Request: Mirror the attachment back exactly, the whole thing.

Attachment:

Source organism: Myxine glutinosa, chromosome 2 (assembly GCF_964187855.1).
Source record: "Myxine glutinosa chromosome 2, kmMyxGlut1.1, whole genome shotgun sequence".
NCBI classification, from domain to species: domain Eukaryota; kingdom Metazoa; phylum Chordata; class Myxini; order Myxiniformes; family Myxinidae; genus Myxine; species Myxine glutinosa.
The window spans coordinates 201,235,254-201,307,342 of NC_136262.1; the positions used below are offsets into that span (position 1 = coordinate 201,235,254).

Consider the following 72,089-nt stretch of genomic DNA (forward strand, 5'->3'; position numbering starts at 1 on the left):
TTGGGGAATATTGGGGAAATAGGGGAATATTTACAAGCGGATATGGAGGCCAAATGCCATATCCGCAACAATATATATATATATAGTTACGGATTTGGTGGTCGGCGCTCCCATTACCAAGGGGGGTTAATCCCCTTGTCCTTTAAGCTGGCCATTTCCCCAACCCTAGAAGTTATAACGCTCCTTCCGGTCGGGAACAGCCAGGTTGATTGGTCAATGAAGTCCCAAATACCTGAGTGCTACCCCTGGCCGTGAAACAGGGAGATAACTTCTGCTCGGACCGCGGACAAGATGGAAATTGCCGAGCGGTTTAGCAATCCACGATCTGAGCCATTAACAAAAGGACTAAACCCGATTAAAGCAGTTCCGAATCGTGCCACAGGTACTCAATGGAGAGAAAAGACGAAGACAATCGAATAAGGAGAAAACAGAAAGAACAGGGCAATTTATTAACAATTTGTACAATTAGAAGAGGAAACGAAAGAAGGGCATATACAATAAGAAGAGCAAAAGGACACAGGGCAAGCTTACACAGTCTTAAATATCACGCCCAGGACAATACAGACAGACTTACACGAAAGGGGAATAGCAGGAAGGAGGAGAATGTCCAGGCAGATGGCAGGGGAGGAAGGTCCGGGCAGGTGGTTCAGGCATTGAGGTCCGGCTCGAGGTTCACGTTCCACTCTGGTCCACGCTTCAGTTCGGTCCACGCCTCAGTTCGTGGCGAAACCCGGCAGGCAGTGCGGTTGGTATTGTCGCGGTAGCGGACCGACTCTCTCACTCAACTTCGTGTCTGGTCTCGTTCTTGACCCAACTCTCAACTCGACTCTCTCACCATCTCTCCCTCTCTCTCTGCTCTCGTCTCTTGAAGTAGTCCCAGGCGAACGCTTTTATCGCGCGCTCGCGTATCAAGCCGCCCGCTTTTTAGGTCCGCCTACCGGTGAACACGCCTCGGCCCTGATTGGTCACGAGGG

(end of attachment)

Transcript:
Source organism: Myxine glutinosa, chromosome 2 (assembly GCF_964187855.1).
Source record: "Myxine glutinosa chromosome 2, kmMyxGlut1.1, whole genome shotgun sequence".
NCBI classification, from domain to species: domain Eukaryota; kingdom Metazoa; phylum Chordata; class Myxini; order Myxiniformes; family Myxinidae; genus Myxine; species Myxine glutinosa.
The window spans coordinates 201,235,254-201,307,342 of NC_136262.1; the positions used below are offsets into that span (position 1 = coordinate 201,235,254).

Consider the following 72,089-nt stretch of genomic DNA (forward strand, 5'->3'; position numbering starts at 1 on the left):
TTGGGGAATATTGGGGAAATAGGGGAATATTTACAAGCGGATATGGAGGCCAAATGCCATATCCGCAACAATATATATATATATAGTTACGGATTTGGTGGTCGGCGCTCCCATTACCAAGGGGGGTTAATCCCCTTGTCCTTTAAGCTGGCCATTTCCCCAACCCTAGAAGTTATAACGCTCCTTCCGGTCGGGAACAGCCAGGTTGATTGGTCAATGAAGTCCCAAATACCTGAGTGCTACCCCTGGCCGTGAAACAGGGAGATAACTTCTGCTCGGACCGCGGACAAGATGGAAATTGCCGAGCGGTTTAGCAATCCACGATCTGAGCCATTAACAAAAGGACTAAACCCGATTAAAGCAGTTCCGAATCGTGCCACAGGTACTCAATGGAGAGAAAAGACGAAGACAATCGAATAAGGAGAAAACAGAAAGAACAGGGCAATTTATTAACAATTTGTACAATTAGAAGAGGAAACGAAAGAAGGGCATATACAATAAGAAGAGCAAAAGGACACAGGGCAAGCTTACACAGTCTTAAATATCACGCCCAGGACAATACAGACAGACTTACACGAAAGGGGAATAGCAGGAAGGAGGAGAATGTCCAGGCAGATGGCAGGGGAGGAAGGTCCGGGCAGGTGGTTCAGGCATTGAGGTCCGGCTCGAGGTTCACGTTCCACTCTGGTCCACGCTTCAGTTCGGTCCACGCCTCAGTTCGTGGCGAAACCCGGCAGGCAGTGCGGTTGGTATTGTCGCGGTAGCGGACCGACTCTCTCACTCAACTTCGTGTCTGGTCTCGTTCTTGACCCAACTCTCAACTCGACTCTCTCACCATCTCTCCCTCTCTCTCTGCTCTCGTCTCTTGAAGTAGTCCCAGGCGAACGCTTTTATCGCGCGCTCGCGTATCAAGCCGCCCGCTTTTTAGGTCCGCCTACCGGTGAACACGCCTCGGCCCTGATTGGTCACGAGGG